Priodyuti Pradhan and Sarika Jalan
29 On the Configuration of Robust Static Parallel Portfolios for Efficient Plan Generation [abstract]
Abstract: Automated Planning has achieved a significant step forward in the last decade, and many advanced planning engines have been introduced. Nowadays, increases in computational power are mostly achieved through hardware parallelisation. In view of the increasing availability of multicore machines and of the intrinsic complexity of designing parallel algorithms, a natural exploitation of parallelism is to combine existing sequential planning engines into parallel portfolios. In this work, we introduce three techniques for an automatic configuration of static parallel portfolios of planning engines. The aim of generated portfolios is to provide a good tradeoff performance between coverage and runtime, on previously unseen problems. Our empirical results demonstrate that our techniques for configuring parallel portfolios combine strengths of planning engines, and fully exploit multicore machines.
Mauro Vallati, Lukas Chrpa and Diane Kitchin
192 A High-Performance Evolutionary Computation Framework for Scalable Spatial Optimization [abstract]
Abstract: Spatial optimization (SO) is an important and prolific field of interdisciplinary research. Spatial optimization methods seek optimal allocation or arrangement of spatial units under constraints such as distance, adjacency, and contiguity. Evolutionary Algorithms (EA) are well-known heuristic approach for solving SO problems. However, as spatial granularity becomes finer and problem formulations comprise increasingly complex spatial relationships, EA solvers must be adapted with greater computational efficiency and algorithmic effectiveness. We present a solution that addresses the efficiency issue by leveraging massive computing power on supercomputers. The computational scalability challenge is tackled with a parallel EA library that eliminates the costly global synchronization in massively parallel computing environment. Our implementation scales to 131,072 processors on the Blue Waters supercomputer. We develop novel spatially explicit EA recombination operators that implement crossover and mutation using intelligently guided strategies in spatially constrained decision space, inspired by path relinking and ejection chain heuristics. Our high-performance EA framework is employed as a computational solution for the complex problem of political redistricting in the United States. It enables the creation of billions of feasible districting plans that adhere to U.S. Supreme Court mandates and further facilitates statistical analysis of gerrymandering.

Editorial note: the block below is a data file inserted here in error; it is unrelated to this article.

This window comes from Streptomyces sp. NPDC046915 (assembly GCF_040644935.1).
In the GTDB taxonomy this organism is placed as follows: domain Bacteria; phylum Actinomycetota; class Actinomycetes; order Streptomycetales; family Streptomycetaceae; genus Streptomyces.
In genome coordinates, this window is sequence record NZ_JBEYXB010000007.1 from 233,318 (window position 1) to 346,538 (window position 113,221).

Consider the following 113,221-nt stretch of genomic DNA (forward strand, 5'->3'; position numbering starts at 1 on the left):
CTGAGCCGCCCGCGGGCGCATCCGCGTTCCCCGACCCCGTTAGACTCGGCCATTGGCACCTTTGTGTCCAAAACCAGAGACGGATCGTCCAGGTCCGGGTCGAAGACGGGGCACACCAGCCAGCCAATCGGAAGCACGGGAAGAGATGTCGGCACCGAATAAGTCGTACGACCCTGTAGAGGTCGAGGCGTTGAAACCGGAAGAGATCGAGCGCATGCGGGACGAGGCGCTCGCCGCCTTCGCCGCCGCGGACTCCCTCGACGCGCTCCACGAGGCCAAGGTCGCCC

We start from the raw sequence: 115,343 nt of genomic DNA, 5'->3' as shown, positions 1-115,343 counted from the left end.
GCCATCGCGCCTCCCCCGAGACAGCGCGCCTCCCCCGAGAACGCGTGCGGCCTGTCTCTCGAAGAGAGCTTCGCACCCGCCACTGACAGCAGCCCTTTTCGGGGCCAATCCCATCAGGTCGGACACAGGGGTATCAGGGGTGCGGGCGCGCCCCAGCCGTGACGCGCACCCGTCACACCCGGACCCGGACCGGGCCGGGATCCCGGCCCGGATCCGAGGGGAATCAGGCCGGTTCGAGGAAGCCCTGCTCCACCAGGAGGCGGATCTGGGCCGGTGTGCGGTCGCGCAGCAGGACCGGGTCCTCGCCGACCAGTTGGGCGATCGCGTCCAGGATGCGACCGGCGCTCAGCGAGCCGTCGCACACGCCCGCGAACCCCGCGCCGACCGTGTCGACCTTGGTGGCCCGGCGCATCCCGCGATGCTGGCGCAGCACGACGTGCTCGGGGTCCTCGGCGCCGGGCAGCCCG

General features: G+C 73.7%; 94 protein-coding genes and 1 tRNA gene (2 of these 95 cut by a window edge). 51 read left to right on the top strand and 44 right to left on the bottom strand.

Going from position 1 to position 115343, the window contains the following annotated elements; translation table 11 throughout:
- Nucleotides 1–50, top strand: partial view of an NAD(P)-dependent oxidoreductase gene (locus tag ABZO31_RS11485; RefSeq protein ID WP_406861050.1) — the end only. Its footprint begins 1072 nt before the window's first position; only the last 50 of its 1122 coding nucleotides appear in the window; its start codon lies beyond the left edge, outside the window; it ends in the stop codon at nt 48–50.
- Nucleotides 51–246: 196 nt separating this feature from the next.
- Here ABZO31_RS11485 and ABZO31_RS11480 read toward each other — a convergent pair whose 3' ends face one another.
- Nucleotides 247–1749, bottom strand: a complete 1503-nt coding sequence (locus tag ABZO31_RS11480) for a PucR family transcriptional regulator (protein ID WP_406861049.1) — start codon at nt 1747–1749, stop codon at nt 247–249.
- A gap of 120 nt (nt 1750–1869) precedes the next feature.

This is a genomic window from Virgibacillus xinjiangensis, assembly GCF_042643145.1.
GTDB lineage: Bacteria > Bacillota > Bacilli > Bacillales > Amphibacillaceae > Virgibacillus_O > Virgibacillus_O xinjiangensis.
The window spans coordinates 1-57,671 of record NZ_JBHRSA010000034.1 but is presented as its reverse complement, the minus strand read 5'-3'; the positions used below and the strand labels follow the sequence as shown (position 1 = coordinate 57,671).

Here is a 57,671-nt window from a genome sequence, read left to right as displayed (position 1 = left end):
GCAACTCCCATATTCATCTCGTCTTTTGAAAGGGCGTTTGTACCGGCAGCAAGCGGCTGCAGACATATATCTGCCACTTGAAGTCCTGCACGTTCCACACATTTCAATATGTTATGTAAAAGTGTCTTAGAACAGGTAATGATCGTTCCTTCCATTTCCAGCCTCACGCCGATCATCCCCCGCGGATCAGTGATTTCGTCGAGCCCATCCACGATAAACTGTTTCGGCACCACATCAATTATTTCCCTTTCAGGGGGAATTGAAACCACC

Yan Liu and Wendy K. Tam Cho